Why a US recession in 2019 is unlikely

US markets have endured a difficult ride of late with both equities and bonds suffering sizeable losses. After hitting a record high on 3 October, the S&P 500 index of US equities had lost nearly 17% of its value by 3 January.

However, investors should be wary of reading too much into recent developments. We see little prospect of anything more than a modest slowdown in growth and minimal risk of a recession in 2019.

While economic data and financial market conditions are clearly linked, this connection may not be as close as some claim. Relying on market indicators such as falling equity markets to predict recessions is dangerous. While economists may not be particularly good at forecasting recessions more than a quarter or two in advance, it’s unclear financial indicators are much – if at all – better.

Additionally, although higher borrowing costs are likely to take some steam out of the economy in 2019 and beyond, there appears little cause for alarm based on current economic data.

That’s not to say there aren’t risks, such as the possibility of the US/China trade war escalating and potentially dragging in other nations. Yet even in a worst-case scenario whereby punitive tariffs are imposed, it’s hard to envisage this being enough to push the economy into recession. This scenario also assumes Washington doesn’t take steps to cushion the economy from the impact of any further tariffs.

Another risk to growth comes from the possibility that investment in mining and oil exploration contracts as sharply as it did in 2014. Should oil prices fail to recover from recent falls or worse still, the sell-off intensifies, this is a possibility. But it’s difficult to see this subtracting more than 0.3 percentage points from growth in 2019.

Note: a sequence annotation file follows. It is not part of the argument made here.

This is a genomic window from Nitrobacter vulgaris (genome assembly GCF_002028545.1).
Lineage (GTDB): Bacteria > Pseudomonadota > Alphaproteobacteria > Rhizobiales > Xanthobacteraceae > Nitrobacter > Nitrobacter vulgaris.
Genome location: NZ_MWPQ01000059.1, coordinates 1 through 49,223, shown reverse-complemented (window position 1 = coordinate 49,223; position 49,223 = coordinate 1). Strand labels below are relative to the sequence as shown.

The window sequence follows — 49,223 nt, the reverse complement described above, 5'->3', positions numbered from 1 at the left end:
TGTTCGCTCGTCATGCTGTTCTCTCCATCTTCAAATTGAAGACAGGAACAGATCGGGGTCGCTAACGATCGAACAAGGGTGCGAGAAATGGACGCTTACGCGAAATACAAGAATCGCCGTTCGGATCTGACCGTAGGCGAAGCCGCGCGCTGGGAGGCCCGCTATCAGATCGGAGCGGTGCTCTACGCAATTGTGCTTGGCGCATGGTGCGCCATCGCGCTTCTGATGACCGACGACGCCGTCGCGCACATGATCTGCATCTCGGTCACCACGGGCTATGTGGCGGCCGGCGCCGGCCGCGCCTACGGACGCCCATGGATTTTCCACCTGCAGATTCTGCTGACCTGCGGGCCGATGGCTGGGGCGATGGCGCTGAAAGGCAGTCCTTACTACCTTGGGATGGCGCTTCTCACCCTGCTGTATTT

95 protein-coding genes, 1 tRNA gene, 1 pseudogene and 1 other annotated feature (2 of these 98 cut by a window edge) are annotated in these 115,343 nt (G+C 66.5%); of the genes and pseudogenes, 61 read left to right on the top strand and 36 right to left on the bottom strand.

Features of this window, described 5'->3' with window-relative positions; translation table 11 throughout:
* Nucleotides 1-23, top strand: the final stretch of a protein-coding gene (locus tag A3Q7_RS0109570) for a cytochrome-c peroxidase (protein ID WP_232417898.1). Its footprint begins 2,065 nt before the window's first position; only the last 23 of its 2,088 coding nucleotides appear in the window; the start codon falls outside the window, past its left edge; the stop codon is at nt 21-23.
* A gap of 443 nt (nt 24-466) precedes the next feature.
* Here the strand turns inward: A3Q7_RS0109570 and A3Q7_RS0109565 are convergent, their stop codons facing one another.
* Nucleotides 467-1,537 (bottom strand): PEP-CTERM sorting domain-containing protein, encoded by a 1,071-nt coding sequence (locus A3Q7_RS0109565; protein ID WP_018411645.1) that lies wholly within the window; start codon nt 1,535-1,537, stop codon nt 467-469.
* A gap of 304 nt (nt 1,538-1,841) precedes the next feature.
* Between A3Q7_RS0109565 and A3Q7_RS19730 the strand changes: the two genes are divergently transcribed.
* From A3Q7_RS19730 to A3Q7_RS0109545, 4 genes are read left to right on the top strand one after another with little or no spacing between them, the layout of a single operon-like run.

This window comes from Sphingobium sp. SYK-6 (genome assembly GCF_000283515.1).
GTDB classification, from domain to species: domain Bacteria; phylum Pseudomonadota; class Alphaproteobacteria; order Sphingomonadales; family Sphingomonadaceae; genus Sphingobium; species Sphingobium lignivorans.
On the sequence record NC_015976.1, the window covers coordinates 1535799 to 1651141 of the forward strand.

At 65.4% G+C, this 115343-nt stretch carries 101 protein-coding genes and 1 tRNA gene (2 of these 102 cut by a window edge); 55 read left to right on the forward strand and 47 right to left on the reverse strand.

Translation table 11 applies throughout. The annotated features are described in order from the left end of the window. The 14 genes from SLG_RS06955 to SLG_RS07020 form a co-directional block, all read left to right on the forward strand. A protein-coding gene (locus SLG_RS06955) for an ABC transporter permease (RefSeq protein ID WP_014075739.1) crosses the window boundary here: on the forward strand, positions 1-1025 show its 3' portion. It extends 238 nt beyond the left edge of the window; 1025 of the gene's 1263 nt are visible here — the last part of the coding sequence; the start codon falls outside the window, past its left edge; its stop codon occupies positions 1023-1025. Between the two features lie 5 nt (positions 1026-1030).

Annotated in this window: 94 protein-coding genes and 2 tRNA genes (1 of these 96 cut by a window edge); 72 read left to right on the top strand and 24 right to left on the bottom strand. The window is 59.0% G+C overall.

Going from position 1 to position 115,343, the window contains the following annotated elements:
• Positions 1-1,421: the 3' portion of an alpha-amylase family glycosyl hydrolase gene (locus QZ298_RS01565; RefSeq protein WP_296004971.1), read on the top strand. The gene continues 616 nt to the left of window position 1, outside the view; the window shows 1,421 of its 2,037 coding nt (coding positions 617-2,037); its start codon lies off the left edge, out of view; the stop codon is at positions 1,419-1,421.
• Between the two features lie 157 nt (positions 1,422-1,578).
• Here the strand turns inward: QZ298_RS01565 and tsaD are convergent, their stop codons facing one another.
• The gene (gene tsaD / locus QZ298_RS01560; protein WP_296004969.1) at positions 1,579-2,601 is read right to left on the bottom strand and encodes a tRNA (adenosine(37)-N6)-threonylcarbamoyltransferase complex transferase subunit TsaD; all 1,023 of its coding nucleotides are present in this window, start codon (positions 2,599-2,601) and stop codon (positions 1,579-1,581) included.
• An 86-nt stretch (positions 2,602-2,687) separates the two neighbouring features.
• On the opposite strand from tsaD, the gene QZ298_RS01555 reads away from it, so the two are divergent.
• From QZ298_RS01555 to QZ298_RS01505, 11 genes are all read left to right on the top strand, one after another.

Some concerns have also been raised about a recent plunge in residential real estate investment. But these household finances are improving while this sector now accounts for little more than 3% of the economy. Even if activity falls further, this is unlikely to trigger a recession.

Others have talked about an excessive build-up of corporate debt in non-financial sectors of the economy. But again, with companies having taken advantage of low long-term interest rates on offer in recent years, this isn’t currently a cause for concern. Banks appear to be in a much healthier shape than in the run up to the financial crisis of 2008. That’s important given the central role they play in the economy.

Growth is ultimately expected to remain healthy in 2019 and it’s difficult to envisage a recession. While in theory there is a risk falls in financial asset prices trigger a recession as people feel less well off, markets would need to fall significantly further for this to happen.

For now, we expect the US Federal Reserve to continue raising rates through 2019. However, the central bank could pause or even stop hiking rates if the economy deteriorates. That provides further reason to not expect a recession in 2019 and to be wary of those trying to read too much into recent market events.

Market data source: Bloomberg

michael grady


Head of Investment Strategy and Chief Economist

Joined investment industry: 1999
Joined Aviva Investors: 2015

Main responsibilities

Michael is Head of Investment Strategy and Chief Economist and is responsible for formulating our ‘House View’ and the risks to that view, as well as overseeing the SIG process for the AIMS funds. Since joining Aviva Investors as Senior Economist and Strategist, Michael has been responsible for monitoring and analysing global macroeconomic, market and policy developments, and plays a key role in our House View and SIG processes.

Experience and qualifications

Prior to joining Aviva Investors, Michael was senior economist at COMAC Capital Llp, a global macro hedge fund, where he was responsible for the fundamental analysis used to inform the investment process. Prior to this, he spent a decade at the Bank of England in a variety of senior roles, latterly as a Senior Manager in the Markets Directorate. He began his career at the Australian Treasury.

Michael holds a BEc (Hons) from Macquarie University, Australia.